The movement of the ‘tail’ strike (1190) down to 1185 will have an adverse effect on the risk graph. As a matter of fact, comparing the traditional butterfly with the BWB will lead to an impulsive decision to go with the former rather than the later at first glance.
1210 – 1200 – 1185 Broken-Wing Butterfly
The profit and loss graph above shows that the downside break-even point (the place where the BWB will stop making money and will start to lose money) is at $1,189.50. Below the break-even point, the position starts to lose money. Many traders will be concerned about the possibility of losing up to $4.50, and thus prefer the traditional butterfly.
When deciding between the traditional butterfly and the BWB, you must consider how much safer the BWB is over the long run. The BWB is safer for three reasons:
Instead of paying a $0.60 debit, a loss that will occur often with the traditional butterfly, we will be receiving a credit of $0.50. This swing of $1.10 goes a long way to offsetting the $4.50 risk over many expiration cycles.
The break-even point of roughly $1,190 in the SPX cash is currently $26 out-of-the-money.
Most importantly, the long $10 spread that is close to ATM brilliantly protects the short $15 spread that is OTM. Recall that the “scary” BWB chart shows how the spread looks at the moment of expiration. Prior to expiration, the position is very well protected, and an example will prove just that.
Suppose that the market in the S&P fell $30 the moment after you placed the BWB trade. This would bring the SPX down to $1,186.01 ($1,216.01 – $30 = $1,186.01). You are now concerned about this area because it is getting close to falling below your break-even. There is a simple fix for determining what your spread would look like should the market actually fall that far and fast.It may sound confusing at first, but it is simple. Stick with us.
All we have to do is look at the equivalent spread that is $30 higher in strike prices to determine what the spread would look like if the market fell $25. Recall that, as the market falls, the first long 1210 strike put will go ITM and start picking up value. When the SPX cash is at $1,216.01, the 1210 put is $6.01 out-of-the-money. Should the market fall by $30, that put will go from being $6.01 OTM to being $23.99 in-the-money (1210 strike $1,186.01 SPX cash price = $23.99 ITM).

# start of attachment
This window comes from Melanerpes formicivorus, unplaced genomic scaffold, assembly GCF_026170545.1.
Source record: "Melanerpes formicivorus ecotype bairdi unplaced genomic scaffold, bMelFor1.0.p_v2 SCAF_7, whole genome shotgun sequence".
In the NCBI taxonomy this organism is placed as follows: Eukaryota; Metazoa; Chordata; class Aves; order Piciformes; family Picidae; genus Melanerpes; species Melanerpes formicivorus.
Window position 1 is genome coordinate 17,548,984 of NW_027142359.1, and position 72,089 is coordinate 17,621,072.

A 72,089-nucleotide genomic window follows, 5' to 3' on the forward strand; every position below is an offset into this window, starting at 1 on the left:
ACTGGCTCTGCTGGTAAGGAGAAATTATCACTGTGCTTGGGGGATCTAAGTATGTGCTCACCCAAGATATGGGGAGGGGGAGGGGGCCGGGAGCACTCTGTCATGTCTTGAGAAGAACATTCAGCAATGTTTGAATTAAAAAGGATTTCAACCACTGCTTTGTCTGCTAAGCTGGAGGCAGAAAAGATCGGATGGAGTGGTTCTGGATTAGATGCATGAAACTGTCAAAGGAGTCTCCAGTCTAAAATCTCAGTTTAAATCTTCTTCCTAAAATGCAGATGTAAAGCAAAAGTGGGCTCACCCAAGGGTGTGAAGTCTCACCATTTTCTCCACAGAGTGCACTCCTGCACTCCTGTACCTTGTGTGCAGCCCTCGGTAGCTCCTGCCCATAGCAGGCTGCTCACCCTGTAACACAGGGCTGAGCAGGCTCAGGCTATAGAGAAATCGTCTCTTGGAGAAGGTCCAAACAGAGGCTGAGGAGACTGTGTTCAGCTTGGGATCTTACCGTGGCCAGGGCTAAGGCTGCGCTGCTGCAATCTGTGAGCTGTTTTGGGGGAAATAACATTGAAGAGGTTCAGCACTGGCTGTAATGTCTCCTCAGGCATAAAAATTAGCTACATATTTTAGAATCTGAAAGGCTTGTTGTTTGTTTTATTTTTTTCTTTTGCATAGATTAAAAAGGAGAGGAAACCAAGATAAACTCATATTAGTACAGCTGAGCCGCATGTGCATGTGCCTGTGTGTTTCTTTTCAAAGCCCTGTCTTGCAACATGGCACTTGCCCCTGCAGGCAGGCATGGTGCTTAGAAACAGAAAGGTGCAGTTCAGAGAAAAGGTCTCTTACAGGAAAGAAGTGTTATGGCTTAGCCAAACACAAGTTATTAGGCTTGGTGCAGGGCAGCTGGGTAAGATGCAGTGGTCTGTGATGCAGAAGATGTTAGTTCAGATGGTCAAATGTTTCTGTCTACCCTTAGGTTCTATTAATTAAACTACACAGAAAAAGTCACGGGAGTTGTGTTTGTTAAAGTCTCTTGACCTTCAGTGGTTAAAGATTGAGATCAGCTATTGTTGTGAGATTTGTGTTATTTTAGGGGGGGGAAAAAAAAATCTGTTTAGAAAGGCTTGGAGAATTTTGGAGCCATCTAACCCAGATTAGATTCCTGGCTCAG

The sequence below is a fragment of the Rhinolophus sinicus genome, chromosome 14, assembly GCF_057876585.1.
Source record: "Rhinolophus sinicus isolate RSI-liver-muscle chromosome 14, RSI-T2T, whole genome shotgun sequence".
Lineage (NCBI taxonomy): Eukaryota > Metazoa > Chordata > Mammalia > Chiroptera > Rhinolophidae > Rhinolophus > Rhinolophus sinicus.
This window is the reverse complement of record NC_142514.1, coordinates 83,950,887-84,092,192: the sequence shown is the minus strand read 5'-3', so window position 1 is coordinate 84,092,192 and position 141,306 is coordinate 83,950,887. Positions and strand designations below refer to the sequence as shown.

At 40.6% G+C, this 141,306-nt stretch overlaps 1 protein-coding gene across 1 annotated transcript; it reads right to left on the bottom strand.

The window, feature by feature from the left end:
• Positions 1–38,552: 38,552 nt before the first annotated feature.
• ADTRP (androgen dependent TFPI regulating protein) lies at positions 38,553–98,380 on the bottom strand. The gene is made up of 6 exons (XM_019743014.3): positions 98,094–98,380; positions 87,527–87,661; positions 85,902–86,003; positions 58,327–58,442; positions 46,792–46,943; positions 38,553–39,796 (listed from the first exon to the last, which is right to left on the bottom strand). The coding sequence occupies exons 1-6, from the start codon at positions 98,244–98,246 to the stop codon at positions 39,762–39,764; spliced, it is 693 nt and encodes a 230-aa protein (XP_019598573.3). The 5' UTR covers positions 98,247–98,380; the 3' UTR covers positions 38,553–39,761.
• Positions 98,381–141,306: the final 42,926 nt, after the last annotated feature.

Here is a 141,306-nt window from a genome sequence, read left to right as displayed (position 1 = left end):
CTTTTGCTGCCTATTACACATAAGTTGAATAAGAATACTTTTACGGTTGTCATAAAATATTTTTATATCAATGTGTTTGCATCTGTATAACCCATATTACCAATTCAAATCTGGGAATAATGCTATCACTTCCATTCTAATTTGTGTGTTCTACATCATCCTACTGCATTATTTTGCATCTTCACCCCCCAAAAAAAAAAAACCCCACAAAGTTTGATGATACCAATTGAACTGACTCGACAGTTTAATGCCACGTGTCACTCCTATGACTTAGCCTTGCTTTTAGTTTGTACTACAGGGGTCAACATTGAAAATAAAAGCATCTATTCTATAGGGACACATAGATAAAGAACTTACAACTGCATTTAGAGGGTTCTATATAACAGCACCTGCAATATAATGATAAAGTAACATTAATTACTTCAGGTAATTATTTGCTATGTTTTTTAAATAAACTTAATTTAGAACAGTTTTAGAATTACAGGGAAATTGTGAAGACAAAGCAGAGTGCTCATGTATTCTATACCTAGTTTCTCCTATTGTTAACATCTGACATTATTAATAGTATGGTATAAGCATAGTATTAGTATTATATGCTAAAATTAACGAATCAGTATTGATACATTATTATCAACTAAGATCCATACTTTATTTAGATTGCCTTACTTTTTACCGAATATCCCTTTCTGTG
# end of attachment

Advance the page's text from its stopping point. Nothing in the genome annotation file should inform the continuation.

Thus, the 1210 put we are looking at now (which is $6.01 OTM) will be seem like the 1240 strike put (1240 strike – $23.99 = $1,216.01). If we do the same thing for each strike of the BWB, we can determine what the spread will look like should the market fall to the point on our graph where we begin to hit our maximum loss of $4.50, our scary place.
Current Prices of Options Deep ITM
The math should calm your nerves if you were concerned about the potential $4.50 loss (at expiration). The long $10 spread that is ATM is a very good hedge against the risk of the short $15 spread that is further OTM. The next graph illustrates what the position looks like PRIOR to expiration. The curve represents what the spread will look like the moment the trade is put on.
Since we introduced the broken-wing butterfly to the world, the spread has caught on with a ferocious fervor. Now, you can see why. Novice and intermediate traders who have been taught that vertical spreads are the way to make money in the markets (and who usually become disenchanted with them) are embracing this strategy en masse. Since this can be done with calls to the upside and puts on the downside (either separately or combined to form a BWB strangle), you can see why this strategy has been termed “One Strategy For All Markets.”
By Random Walk Trading
RandomWalkTrading.com is an education company that has become synonymous with being “The Bible of Option Trading.”